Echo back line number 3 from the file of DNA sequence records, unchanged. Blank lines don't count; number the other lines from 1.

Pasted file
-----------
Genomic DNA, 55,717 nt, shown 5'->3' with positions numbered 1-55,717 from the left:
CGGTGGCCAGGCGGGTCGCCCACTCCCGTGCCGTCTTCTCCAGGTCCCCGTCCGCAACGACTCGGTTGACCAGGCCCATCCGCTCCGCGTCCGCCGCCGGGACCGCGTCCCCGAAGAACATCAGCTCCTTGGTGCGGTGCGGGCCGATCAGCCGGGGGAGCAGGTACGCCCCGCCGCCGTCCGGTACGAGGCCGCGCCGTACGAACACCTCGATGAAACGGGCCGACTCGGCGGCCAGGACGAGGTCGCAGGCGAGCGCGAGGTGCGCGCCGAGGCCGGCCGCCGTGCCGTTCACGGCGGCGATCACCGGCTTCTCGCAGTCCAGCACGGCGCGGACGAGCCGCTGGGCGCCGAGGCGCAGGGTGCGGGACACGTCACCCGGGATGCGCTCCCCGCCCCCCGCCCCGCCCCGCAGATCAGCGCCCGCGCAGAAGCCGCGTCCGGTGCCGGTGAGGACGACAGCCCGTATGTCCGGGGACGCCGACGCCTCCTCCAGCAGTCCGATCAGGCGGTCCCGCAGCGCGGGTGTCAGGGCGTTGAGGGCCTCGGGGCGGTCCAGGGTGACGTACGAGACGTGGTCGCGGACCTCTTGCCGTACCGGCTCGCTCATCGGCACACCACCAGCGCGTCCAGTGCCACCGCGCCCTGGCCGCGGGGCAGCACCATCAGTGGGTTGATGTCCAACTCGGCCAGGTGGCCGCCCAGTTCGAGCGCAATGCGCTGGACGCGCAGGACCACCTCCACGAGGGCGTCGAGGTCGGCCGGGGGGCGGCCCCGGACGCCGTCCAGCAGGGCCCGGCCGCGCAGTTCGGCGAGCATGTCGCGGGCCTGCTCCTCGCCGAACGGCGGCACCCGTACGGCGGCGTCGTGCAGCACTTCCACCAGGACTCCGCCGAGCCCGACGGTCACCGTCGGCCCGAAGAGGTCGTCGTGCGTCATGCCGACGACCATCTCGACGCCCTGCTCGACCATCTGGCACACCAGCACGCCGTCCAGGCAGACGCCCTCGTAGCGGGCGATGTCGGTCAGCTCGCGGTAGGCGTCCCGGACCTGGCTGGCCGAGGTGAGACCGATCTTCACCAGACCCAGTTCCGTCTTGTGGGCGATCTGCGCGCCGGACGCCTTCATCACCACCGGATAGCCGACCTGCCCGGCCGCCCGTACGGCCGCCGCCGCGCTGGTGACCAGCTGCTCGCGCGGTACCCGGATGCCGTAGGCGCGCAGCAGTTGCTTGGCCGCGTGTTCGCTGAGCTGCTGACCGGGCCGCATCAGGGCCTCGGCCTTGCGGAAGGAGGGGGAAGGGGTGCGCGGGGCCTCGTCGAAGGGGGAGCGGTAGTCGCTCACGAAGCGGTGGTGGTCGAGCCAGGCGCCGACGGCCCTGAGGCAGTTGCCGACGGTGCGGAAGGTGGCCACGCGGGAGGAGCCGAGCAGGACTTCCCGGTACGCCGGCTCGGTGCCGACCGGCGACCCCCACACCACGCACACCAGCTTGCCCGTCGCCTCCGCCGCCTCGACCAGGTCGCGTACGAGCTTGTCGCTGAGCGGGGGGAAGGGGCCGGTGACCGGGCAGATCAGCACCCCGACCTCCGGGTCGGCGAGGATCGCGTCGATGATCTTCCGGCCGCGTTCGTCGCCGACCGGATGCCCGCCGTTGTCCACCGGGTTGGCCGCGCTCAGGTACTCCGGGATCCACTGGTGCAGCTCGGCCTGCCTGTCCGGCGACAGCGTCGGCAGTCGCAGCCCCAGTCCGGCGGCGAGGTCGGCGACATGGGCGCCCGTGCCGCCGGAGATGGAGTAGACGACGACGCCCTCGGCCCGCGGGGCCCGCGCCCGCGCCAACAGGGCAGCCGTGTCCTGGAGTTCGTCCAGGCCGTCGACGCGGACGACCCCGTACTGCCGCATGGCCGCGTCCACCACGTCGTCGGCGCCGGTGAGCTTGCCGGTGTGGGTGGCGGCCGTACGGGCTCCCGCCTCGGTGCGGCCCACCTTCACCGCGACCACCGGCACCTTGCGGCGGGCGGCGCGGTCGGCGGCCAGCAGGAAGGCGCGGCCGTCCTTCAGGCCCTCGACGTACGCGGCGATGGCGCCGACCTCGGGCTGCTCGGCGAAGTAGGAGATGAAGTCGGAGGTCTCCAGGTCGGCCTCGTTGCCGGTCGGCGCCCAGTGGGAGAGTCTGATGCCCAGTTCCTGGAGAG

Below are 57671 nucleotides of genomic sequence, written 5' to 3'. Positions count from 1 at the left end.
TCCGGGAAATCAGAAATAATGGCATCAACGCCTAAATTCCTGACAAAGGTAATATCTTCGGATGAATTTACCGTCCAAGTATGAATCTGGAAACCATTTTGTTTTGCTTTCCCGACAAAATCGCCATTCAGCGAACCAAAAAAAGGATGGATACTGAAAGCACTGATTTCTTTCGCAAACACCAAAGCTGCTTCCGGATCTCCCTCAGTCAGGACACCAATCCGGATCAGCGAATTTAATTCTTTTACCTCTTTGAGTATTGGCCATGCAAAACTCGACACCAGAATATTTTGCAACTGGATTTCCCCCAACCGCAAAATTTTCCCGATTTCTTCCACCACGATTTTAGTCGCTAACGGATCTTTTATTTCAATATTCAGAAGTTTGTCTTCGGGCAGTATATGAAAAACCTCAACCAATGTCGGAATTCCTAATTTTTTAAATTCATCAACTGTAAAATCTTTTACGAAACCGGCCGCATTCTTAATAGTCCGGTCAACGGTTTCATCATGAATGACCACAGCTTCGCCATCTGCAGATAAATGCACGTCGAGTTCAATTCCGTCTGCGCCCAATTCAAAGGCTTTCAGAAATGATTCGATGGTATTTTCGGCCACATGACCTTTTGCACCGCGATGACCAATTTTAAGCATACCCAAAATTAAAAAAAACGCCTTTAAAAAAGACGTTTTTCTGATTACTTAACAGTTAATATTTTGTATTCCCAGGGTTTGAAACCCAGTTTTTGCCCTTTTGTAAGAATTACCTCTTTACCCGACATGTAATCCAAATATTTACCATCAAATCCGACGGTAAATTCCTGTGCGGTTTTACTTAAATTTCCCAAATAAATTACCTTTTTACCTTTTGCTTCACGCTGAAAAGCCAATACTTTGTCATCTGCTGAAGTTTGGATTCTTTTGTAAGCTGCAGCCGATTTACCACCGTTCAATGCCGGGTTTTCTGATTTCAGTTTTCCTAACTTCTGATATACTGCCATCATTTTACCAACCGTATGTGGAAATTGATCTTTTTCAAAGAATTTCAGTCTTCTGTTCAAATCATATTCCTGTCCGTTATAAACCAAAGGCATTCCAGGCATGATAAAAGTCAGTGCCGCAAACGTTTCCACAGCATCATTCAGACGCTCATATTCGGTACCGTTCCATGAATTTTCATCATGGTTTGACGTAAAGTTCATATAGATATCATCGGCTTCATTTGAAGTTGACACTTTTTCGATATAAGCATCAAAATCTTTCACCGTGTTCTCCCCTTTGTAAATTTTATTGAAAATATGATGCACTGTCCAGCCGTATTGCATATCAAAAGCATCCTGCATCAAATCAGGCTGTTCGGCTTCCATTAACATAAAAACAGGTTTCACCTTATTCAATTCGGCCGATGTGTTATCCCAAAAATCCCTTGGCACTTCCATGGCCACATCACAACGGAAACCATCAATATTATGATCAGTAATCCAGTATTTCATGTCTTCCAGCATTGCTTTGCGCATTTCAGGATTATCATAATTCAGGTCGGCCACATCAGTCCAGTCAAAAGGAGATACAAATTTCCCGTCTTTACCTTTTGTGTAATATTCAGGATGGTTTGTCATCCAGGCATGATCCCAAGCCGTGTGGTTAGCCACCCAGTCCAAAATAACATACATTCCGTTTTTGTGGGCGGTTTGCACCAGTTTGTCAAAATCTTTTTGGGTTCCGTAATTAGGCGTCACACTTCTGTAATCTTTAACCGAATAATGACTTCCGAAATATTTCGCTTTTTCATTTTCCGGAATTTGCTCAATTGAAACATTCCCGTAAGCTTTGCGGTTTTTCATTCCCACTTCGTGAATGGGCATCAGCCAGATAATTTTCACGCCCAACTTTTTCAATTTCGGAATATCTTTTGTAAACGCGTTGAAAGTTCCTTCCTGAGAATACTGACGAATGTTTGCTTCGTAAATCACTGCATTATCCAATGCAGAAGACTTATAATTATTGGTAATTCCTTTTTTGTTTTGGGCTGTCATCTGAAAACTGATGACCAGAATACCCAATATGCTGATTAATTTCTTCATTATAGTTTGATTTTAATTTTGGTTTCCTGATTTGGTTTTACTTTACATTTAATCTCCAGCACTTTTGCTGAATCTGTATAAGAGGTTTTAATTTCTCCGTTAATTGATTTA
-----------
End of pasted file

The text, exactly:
Below are 57671 nucleotides of genomic sequence, written 5' to 3'. Positions count from 1 at the left end.